She was not meant to be a sailing ship. It was commissioned by the Polish SAR service as an auxiliary cutter.
After WW II, the Polish coast, especially the bays of Gdańsk and Puck, were full of wrecked ships. Some sank during a battle, others, like the huge battleship Gneisenau, were sunken by retreating Germans to block the entry to the port of Gdynia. The removal of wrecks took years and required much effort and money. The job would not be possible without divers. For them, the auxiliary cutter was built in the Fishing Repair Base in Puck in 1952. The ship was named Pucka Bryza. She had a wooden hull of 18.44 metre in length and a characteristic silhouette with a tall midship deckhouse. Bryza, as finally was her abbreviated name when she started the service, could convey 6 people and develop a speed of 9 knots. Her home port was Gdynia, the headquarters of the then owner – the Polish Search and Rescue.
In time, when wrecks ceased to be an urgent issue, Bryza became a rescue cutter, and she continued her service until 1982. When she was withdrawn from work she was sold for a symbolic amount to National Defence League (NDL). The new owner did not have a clear idea how the ship could be used. It stayed idle and perished at the Wisłoujście Fortress in Gdańsk. Since the ship was not guarded properly, she attracted thieves and drunkards who sometimes used the ship as toilet. Then, the ship was found by Waldemar Heisler, an attorney at law from Gdańsk, whose father in law was involved in building of the ship. The NDL eagerly sold the ship and got rid of a problem. The conversion of the vessel into a sailing ship started and took 16 years. It took so long since the owner wanted to renovate the ship himself in his time off. He was close to abandon his plans. The ship sank on her way from Gdańsk to Gdynia. Fortunately, they picked the ship up and completed her renovation soon after.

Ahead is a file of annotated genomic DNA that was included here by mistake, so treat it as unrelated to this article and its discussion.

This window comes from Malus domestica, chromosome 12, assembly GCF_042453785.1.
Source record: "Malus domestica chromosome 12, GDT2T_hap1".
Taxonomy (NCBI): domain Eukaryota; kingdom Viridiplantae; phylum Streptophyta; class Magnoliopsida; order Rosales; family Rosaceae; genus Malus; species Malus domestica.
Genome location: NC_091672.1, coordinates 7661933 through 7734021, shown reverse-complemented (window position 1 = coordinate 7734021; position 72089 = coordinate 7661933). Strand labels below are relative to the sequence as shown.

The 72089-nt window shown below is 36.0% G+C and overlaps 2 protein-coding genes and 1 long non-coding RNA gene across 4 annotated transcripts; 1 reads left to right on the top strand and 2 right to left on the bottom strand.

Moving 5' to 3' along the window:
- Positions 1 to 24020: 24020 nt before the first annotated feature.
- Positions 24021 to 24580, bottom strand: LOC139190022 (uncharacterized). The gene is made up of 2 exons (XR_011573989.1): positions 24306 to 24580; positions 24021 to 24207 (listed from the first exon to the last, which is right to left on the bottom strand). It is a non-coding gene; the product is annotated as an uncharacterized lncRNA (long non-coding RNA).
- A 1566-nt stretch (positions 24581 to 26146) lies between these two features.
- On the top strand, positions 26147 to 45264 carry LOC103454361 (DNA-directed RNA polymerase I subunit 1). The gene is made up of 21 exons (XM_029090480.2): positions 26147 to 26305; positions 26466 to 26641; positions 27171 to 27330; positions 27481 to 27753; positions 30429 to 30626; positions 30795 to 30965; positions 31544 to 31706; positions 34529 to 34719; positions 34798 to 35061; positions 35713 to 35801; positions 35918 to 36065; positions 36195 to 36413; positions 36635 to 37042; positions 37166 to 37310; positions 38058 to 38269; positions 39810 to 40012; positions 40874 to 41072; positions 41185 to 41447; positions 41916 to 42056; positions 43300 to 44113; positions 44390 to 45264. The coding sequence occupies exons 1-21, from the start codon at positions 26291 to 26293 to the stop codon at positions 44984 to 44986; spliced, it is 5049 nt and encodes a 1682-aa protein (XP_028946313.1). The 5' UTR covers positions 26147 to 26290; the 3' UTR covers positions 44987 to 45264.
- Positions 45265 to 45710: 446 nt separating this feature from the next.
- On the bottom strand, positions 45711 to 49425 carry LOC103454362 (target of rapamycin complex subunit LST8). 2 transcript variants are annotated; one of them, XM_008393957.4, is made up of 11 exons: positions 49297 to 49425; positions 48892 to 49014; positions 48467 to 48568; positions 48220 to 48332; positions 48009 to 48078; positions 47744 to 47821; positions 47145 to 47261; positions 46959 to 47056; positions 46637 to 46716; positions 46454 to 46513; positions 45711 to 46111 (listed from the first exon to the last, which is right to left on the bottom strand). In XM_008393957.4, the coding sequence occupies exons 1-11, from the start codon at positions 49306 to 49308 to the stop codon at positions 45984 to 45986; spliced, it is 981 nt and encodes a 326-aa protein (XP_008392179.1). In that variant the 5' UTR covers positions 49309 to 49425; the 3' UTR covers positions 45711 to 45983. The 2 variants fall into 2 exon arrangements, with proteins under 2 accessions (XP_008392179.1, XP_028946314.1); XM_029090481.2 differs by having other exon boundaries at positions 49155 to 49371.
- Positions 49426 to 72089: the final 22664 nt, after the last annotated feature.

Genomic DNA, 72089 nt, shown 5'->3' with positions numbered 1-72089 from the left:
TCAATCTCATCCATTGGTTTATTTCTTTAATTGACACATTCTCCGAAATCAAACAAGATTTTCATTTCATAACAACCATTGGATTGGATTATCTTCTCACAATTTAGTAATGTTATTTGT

Finally, in 2000, Waldemar Heisler proudly showed his new sailing ship to the world. He decided to keep her former name, Bryza, expanded with the initial of his surname. He developed a seaworthy ketch of 23.8 metres in length. The stout midship deckhouse was replaced with a smaller one at the aft. The two-masted vessel had her sails of the total area 180 square metres. Her home port was Gdańsk, from which she set out to the Baltic Sea. She has been frequently participating in sailing events when she may take on board as many as 28 people, or 14 on longer cruises.